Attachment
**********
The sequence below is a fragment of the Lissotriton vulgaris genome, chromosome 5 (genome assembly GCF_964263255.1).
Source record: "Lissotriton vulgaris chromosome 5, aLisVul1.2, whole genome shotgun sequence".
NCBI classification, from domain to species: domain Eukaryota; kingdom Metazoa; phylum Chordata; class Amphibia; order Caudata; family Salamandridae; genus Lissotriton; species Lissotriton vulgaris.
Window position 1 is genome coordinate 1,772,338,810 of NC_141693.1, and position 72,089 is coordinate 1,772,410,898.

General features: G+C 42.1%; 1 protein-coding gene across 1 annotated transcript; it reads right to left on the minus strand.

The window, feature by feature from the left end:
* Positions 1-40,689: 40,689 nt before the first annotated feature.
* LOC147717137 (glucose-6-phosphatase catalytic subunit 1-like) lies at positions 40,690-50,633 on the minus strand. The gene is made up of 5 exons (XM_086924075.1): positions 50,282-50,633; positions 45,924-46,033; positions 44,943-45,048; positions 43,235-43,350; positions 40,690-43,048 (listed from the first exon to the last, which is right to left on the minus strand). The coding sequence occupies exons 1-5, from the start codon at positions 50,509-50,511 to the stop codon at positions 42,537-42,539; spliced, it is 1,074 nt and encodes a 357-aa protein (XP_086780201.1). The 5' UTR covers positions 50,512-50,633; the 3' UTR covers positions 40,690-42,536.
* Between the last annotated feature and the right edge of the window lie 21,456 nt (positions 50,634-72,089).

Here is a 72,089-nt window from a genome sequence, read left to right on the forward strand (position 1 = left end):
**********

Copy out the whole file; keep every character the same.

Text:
The sequence below is a fragment of the Lissotriton vulgaris genome, chromosome 5 (genome assembly GCF_964263255.1).
Source record: "Lissotriton vulgaris chromosome 5, aLisVul1.2, whole genome shotgun sequence".
NCBI classification, from domain to species: domain Eukaryota; kingdom Metazoa; phylum Chordata; class Amphibia; order Caudata; family Salamandridae; genus Lissotriton; species Lissotriton vulgaris.
Window position 1 is genome coordinate 1,772,338,810 of NC_141693.1, and position 72,089 is coordinate 1,772,410,898.

General features: G+C 42.1%; 1 protein-coding gene across 1 annotated transcript; it reads right to left on the minus strand.

The window, feature by feature from the left end:
* Positions 1-40,689: 40,689 nt before the first annotated feature.
* LOC147717137 (glucose-6-phosphatase catalytic subunit 1-like) lies at positions 40,690-50,633 on the minus strand. The gene is made up of 5 exons (XM_086924075.1): positions 50,282-50,633; positions 45,924-46,033; positions 44,943-45,048; positions 43,235-43,350; positions 40,690-43,048 (listed from the first exon to the last, which is right to left on the minus strand). The coding sequence occupies exons 1-5, from the start codon at positions 50,509-50,511 to the stop codon at positions 42,537-42,539; spliced, it is 1,074 nt and encodes a 357-aa protein (XP_086780201.1). The 5' UTR covers positions 50,512-50,633; the 3' UTR covers positions 40,690-42,536.
* Between the last annotated feature and the right edge of the window lie 21,456 nt (positions 50,634-72,089).

Here is a 72,089-nt window from a genome sequence, read left to right on the forward strand (position 1 = left end):